Grade: C-

“A miss! A very palpable miss!” Shakespeare’s Osric might
exclaim if he were to see Michael Almereyda’s modern adaptation
of the Bard’s most-famous (and probably most-filmed) tragedy.
Almereyda’s script retains much of the text of the play, but
tranfers the action to contemporary Manhattan, where the
characters recite their well-known lines in the corridors of
gleaming skyscrapers, the interiors of shiny limos, the
cabins of cruising airliners, the vestibule of the Guggenheim
Museum, and even the aisles of a Blockbuster store–to
mention only a few of the apparently unlikely locales for the
verse to sing out.

But it isn’t the incongruousness of the setting that undoes this
prince of Denmark (corporation), nor the insistent intrusions
of modern culture–the incessantly flickering video monitors,
for example, which mark the protagonist’s transformation into
an aspiring filmmaker (he confronts his recently-married mother
and uncle with their crime not by sponsoring the performance
of a play, but by screening his latest effort for them). At
times, in fact, these contemporary rethinkings are quite
effective, or at least amusing, as when Hamlet seals the
fate of Rosenscrantz and Guildenstern by retyping his own
death warrant on a laptop computer, or when the ghost of the
late king (here CEO, I suppose) materializes and disappears on
the patios of luxurious high-rise apartments. Despite some
miscalculations–the insertion of a video of a Buddhist monk
expounding on the meaning of the verb “to be” some time before
Hamlet delivers his greatest soliloquy is the clearest instance,
although the concluding duel seems not only badly-staged but
anachronistic in this context–for the most part the play works
decently enough in modern dress, even if it hasn’t been as
successfully re-imagined in those terms as “Richard III” was in
Ian McKellan’s dazzling 1995 film.

No, what dooms this “Hamlet” to mediocrity is the quality of
the acting, especially in the leads, and the general slowness
and turgidity of the proceedings. Ethan Hawke certainly
broods well, but he does that in virtually every picture he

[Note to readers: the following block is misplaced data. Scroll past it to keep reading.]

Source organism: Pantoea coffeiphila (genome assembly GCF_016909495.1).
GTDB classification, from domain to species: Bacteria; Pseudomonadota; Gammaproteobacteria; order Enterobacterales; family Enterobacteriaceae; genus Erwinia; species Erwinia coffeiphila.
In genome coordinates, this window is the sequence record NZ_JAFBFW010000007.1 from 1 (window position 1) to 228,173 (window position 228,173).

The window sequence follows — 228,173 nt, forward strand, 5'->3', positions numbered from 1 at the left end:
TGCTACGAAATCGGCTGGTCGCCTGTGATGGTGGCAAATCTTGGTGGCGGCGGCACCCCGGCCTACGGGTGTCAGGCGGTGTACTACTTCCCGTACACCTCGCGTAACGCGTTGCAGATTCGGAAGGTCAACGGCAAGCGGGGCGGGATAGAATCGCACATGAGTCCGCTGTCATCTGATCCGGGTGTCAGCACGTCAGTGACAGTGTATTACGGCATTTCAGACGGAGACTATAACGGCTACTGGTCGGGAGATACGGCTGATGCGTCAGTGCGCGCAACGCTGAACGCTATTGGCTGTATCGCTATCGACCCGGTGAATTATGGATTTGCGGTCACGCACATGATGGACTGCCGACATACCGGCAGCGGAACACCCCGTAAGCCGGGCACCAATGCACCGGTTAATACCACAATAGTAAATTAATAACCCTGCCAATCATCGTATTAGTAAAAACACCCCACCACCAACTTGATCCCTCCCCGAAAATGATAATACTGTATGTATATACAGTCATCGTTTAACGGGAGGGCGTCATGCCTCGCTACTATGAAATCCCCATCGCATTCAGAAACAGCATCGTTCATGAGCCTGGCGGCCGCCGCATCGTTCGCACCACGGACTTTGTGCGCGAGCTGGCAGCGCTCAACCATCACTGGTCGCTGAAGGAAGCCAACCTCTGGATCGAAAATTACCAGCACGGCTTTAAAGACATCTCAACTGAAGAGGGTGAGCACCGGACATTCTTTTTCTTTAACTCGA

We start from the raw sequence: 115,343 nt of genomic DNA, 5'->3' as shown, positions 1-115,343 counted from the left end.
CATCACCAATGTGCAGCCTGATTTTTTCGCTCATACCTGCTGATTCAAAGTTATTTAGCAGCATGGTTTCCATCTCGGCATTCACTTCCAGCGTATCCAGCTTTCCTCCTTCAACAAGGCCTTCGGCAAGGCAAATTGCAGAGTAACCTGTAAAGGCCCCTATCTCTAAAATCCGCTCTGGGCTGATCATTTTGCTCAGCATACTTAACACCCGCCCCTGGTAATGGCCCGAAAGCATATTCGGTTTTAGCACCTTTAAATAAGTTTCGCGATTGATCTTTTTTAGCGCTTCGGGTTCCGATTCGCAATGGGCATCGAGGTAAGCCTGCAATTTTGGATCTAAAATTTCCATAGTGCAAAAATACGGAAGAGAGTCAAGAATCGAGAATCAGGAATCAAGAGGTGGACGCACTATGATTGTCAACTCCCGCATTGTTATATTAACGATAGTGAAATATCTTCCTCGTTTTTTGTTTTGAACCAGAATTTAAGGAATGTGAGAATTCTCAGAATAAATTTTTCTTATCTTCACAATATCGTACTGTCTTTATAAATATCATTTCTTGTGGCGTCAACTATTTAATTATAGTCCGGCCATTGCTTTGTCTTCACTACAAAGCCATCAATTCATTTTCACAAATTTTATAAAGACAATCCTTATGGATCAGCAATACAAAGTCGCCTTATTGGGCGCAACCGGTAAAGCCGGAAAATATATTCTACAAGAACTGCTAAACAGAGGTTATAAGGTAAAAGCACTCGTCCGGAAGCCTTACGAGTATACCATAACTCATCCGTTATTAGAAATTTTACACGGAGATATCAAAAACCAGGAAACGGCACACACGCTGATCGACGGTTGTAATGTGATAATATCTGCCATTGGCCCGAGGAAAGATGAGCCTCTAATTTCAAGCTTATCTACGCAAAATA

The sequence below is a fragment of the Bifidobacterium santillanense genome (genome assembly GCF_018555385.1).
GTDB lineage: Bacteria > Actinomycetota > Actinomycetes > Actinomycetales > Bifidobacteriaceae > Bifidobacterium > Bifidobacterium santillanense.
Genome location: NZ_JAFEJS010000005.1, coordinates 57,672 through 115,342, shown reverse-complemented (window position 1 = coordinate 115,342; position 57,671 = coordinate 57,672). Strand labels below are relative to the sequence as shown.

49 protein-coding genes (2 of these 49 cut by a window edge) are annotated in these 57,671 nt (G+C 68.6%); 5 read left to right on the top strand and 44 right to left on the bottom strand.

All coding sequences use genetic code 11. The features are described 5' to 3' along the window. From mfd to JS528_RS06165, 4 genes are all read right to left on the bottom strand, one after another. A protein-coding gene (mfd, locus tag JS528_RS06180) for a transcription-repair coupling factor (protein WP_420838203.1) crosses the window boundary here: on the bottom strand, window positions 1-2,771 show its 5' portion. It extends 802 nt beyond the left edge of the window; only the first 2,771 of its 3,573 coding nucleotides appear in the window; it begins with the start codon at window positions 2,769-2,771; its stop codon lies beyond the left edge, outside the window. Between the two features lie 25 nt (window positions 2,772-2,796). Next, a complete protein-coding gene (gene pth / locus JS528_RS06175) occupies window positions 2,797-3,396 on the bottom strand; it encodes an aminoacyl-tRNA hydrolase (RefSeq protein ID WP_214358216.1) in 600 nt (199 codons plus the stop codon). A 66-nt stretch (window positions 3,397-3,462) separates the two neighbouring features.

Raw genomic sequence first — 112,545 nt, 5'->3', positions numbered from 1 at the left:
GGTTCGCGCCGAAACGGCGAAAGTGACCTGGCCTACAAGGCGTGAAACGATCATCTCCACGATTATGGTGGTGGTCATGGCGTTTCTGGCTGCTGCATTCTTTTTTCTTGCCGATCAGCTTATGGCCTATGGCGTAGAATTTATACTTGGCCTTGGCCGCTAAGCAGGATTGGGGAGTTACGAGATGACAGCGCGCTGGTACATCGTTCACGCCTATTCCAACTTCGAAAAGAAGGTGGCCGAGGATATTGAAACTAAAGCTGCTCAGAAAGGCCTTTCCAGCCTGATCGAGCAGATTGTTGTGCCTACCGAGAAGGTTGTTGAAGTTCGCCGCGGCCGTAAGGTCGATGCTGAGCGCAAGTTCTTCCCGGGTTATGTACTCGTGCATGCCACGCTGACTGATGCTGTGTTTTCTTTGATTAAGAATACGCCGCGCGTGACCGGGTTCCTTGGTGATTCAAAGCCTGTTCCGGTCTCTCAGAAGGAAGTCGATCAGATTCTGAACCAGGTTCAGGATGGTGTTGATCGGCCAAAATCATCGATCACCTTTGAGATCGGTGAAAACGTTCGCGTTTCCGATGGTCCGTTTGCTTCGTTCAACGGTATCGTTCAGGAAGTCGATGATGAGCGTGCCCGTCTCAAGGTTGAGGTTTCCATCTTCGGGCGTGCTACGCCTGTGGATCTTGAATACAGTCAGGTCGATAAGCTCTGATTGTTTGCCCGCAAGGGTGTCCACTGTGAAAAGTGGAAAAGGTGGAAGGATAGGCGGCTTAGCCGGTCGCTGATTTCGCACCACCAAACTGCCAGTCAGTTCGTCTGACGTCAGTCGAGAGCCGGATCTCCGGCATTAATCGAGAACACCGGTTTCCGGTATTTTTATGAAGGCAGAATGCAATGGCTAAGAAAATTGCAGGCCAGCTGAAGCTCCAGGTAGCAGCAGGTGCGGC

makes; his Hamlet seems little more than a sullen, empty-
headed bore, and his line readings are flat and wooden. (It
doesn’t help that he’s dressed perpetually in black and
occasionally dons a stocking cap that looks simply ridiculous.)
Julia Stiles is lovely as Ophelia, but the verse seems
beyond her. Kyle MacLachlan and Diane Venora are solid as
Claudius and Gertrude, and Bill Murray, of all people, takes
a rather admirable stab at Polonius, trying to give a bemused
version of the dialogue while avoiding a simply clownish
interpretation. Even better is Sam Shepard, who is a powerful
presence as the Ghost; his curious combination of rugged
strength and half-emaciation is visually perfect, and he
speaks the words well. But Liev Schreiber makes for an
irritating Laertes, and Steve Zahn and Dechen Thurman don’t
raise Rosenkrantz and Guilderstern beyond the status of
buffoonish dullards. (Happily, the gravedigger scene has
been jettisoned, so poor Yorick has lost his close-up.)

Perhaps the cast could have made more of an impression had
Almereyda shown greater directorial energy and poise, but the
surprising fact is that, apart from the modern trappings,
his is an extremely conventional, even cautious reading of the
play, unvaryingly solemn and gloomy when it isn’t simply
unfocused. Despite its occasional strengths, therefore, it
really can’t hold a candle to Olivier’s filmization, or even to
the more gargantuan treatment of Kenneth Branagh (though that
too suffered from some poor casting, even if only in small
cameos by a few out-of-place Hollywood stars). And at least
it doesn’t descend to the level of abysmal desecration reached
by that other recent modernization of a Shakespearean text,
Buz Luhrmann’s appalling 1996 “Romeo + Juliet.”